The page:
It seemed like the Golden State Warriors were going to do it again -- they were going to crawl their way back from oblivion to steal yet another win. They had already done it 88 times this season throughout the regular season and playoffs -- what was once more? Stephen Curry sprinted down the court on a two-on-one fast break with the game knotted at 89 with 1:53 to play, caught a pass from Andre Iguodala and fed the ball back to the streaking Iguoadala for what should have been a layup.
Then LeBron James rose from floor like he always does. After chasing down the fast break, he soared higher than anyone is supposed to be able to, and swatted the ball off the backboard with vigor -- and for James, the Warriors had no answer. The NBA's best player had 27 points, 11 rebounds and 11 assists as the Cleveland Cavaliers won Game 7, 93-89, becoming the first team to come back from a 3-1 series deficit to win the NBA Championship. James delivered Cleveland its first title in franchise history and the city's first major sports championship since the Cleveland Browns won the NFL Championship in 1954.
For the Warriors, they came up one game short of the ultimate prize after sprinting through the regular season to an NBA record 73 wins before coming back from a 3-1 series deficit of their own in the Western Conference Finals against the Oklahoma City Thunder. The Warriors turned the tables in that series after Kevin Durant and Russell Westbrook laughed off the defensive play of Curry in a press conference following Game 5.
The Warriors didn't learn any lessons, though. Instead, after Draymond Green was suspended for Game 5 because of a flagrant foul at the end of Game 4, the Warriors used their press conferences as a vehicle to question James' toughness.
It didn't work. James put the city of Cleveland on his back in Games 5, 6 and 7 with a performance for the ages, averaging 36.3 points, 11.7 rebounds and 9.7 assists per game over the series' final three games -- and the Warriors simply had no answer. Instead of letting their play do their talking on the court, they faltered over the series' final three games to mar what could have been the NBA's greatest season.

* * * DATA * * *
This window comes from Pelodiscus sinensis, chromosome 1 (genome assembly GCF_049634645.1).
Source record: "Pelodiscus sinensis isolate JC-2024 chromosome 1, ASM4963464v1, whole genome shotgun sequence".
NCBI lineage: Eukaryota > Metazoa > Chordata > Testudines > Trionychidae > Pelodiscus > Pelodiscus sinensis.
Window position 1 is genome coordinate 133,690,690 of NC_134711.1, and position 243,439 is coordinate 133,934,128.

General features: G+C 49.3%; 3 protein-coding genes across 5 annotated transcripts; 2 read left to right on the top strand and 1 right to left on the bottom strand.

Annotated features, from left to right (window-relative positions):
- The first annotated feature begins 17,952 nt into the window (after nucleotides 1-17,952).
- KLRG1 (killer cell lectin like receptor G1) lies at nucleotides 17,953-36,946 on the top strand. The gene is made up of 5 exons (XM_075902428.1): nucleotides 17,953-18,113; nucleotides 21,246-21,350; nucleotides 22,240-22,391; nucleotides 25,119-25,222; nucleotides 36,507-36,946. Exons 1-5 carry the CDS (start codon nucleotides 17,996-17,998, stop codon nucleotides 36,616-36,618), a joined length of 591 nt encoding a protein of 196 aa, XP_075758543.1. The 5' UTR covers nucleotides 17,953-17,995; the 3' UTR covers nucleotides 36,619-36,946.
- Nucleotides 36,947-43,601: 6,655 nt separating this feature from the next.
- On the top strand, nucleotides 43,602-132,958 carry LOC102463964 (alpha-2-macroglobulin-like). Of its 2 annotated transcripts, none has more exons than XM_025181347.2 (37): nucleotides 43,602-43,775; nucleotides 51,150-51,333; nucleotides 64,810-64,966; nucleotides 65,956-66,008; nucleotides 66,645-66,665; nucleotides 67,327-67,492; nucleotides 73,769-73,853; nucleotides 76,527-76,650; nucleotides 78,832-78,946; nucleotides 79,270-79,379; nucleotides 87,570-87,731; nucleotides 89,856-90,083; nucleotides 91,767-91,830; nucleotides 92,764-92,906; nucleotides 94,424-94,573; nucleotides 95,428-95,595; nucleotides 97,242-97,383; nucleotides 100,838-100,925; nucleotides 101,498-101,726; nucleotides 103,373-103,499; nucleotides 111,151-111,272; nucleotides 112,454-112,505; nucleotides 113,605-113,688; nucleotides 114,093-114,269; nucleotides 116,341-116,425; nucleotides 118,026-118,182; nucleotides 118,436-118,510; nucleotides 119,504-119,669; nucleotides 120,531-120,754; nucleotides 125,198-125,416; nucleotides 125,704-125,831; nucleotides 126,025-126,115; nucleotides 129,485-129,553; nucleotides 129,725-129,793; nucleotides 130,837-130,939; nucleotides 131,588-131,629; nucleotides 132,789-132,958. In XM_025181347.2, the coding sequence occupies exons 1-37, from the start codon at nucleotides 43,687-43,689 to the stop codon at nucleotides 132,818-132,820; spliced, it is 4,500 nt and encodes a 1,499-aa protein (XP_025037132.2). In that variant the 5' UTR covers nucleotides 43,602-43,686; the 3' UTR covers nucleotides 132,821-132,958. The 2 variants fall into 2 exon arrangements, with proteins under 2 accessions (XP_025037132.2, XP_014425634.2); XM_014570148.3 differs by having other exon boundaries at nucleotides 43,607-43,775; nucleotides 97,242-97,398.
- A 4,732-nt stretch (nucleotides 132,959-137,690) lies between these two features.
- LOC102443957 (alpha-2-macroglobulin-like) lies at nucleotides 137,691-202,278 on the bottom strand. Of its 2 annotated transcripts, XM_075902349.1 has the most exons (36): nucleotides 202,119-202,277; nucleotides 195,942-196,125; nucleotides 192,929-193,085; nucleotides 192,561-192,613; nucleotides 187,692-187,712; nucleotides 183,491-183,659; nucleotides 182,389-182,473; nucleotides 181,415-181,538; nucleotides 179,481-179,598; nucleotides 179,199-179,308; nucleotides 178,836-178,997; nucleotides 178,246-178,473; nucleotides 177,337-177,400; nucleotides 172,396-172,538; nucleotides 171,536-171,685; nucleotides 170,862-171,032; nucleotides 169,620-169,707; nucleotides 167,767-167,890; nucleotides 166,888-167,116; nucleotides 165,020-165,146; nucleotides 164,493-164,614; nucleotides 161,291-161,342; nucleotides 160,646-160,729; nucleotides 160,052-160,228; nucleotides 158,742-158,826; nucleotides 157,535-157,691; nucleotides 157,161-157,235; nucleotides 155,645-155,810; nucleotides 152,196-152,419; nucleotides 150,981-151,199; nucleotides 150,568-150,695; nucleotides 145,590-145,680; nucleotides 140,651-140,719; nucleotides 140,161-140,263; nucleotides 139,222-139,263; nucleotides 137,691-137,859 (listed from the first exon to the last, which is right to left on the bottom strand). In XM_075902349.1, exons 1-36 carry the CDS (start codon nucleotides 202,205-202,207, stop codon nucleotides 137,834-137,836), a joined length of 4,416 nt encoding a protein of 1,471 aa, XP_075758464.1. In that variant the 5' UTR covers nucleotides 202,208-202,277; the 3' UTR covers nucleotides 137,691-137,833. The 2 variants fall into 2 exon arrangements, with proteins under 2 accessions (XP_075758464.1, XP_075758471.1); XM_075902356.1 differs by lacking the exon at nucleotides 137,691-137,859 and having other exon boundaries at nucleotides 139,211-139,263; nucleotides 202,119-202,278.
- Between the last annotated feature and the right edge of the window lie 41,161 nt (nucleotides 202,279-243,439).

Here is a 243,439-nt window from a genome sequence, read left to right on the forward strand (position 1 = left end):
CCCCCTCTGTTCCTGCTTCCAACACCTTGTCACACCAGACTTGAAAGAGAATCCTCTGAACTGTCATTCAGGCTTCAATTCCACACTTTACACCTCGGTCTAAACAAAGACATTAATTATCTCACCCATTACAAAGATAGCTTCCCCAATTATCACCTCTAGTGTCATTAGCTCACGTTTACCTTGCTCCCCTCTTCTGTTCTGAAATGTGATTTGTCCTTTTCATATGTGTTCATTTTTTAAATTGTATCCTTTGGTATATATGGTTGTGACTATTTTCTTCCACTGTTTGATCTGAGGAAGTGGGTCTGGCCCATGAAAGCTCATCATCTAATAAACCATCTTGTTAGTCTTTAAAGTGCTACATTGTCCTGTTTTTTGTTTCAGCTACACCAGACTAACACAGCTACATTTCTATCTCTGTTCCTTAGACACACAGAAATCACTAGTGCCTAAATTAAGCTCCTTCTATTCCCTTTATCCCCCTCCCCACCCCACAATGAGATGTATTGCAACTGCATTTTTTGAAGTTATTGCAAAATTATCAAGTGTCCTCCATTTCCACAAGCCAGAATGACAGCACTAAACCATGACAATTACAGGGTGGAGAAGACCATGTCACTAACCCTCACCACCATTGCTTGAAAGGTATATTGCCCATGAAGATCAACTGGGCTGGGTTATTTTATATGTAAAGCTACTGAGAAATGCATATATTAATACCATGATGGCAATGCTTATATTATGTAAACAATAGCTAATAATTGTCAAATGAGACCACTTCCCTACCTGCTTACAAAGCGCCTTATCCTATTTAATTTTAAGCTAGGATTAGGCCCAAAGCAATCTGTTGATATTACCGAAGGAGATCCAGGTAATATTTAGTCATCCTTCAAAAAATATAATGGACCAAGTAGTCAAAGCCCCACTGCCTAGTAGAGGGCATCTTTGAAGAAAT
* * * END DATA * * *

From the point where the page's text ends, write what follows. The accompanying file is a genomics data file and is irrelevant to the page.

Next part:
Curry was a mess throughout the series. Aside from his 38-point outburst in the Game 4 win, he was a liability on defense and his sloppy dribbling and passing halted the Warriors' offense on many occasions. On two consecutive possessions in the first quarter of Game 7, he turned the ball over with a sloppy behind-the-back dribble and then failed to get back on defense following a missed three because he was arguing with a referee.
Klay Thompson was no better for the Warriors. The Splash Brothers combined for 31 points on 12-of-36 shooting and turned the ball over seven times. In the biggest game of their lives, the Warriors got nothing from the Splash Brothers.
Green, on the other hand, did everything he could to deliver the Warriors a second title. He had 32 points, 15 rebounds and nine assists, but it wasn't enough. The Warriors were never a team with just one star; without Curry and Thompson hitting they didn't stand a chance -- especially with a possessed James on the other side of the ball.
The Cavaliers became the first team in NBA history to come back from a 3-1 deficit in the finals because James didn't let the off-court issues cloud his game. Instead, he turned in the best performance of his life while the Warriors searched for answers.
Make no mistake about it, this Warriors team was special. They gave the NBA 73 wins and were one win from cementing themselves as an all-time great team. Now, with Harrison Barnes' impending free agency, they'll have some decisions to make this offseason. The core of the Warriors will be back, but the how much will change? And should anything?
The Warriors had an answer for everything all season long, until they ran into James. When it comes to an all-time great, sometimes all you can do is tip your hat and acknowledge the greatness. Or, you can wish you didn't make him mad.
LeBron James should be the all-time Finals MVP
2 other things
Kyrie Irving will be a Cleveland legend forever
It was the shot the city of Cleveland had been waiting 52 years for. Tied at 89 with just under one minute to play and the ball in his hands, Irving shimmied away from Curry and stepped back for a three. That was it.
It put the cap on an improbable comeback and was a picture of the series for Irving. He had moments where he was a disaster on defense, but he was the superior player to Curry this series. He had 26 points in Game 7, enough to help James deliver a title to a city that so desperately needed one.
LeBron James cemented his status as the game's best player
James averaged 29.7 points, 11.3 rebounds, 8.9 assists, 2.6 steals and 2.3 blocks in the finals. It was unreal. He led all players in each one of those stats -- he was the first player in NBA history to do so in the finals. It was a performance that might never be matched again, and it came on the game's biggest stage. He clearly outplayed back-to-back regular season MVP Curry, which isn't too much of a surprise, but he climbed the ladder of all-time greats with his performance this year. He now has three Finals MVP awards to go with his three rings, and has silenced many of his doubters.
Play of the night
The aforementioned block that saved the Cavaliers' season. The Irving shot will go down in history, but the James block is the reason the Cavaliers had a chance to put the game away.
3 fun things
LeBron James after winning Game 7: "CLEVELAND, THIS IS FOR YOU"
Stephen Curry wasn't all bad on defense.
The pre-game hype for this one was real. Someone even made a highlight reel with the NBA on NBC theme.
Cavaliers 93, Warriors 89 (SB Nation recap | Fear the Sword recap | Golden State of Mind recap)
* * *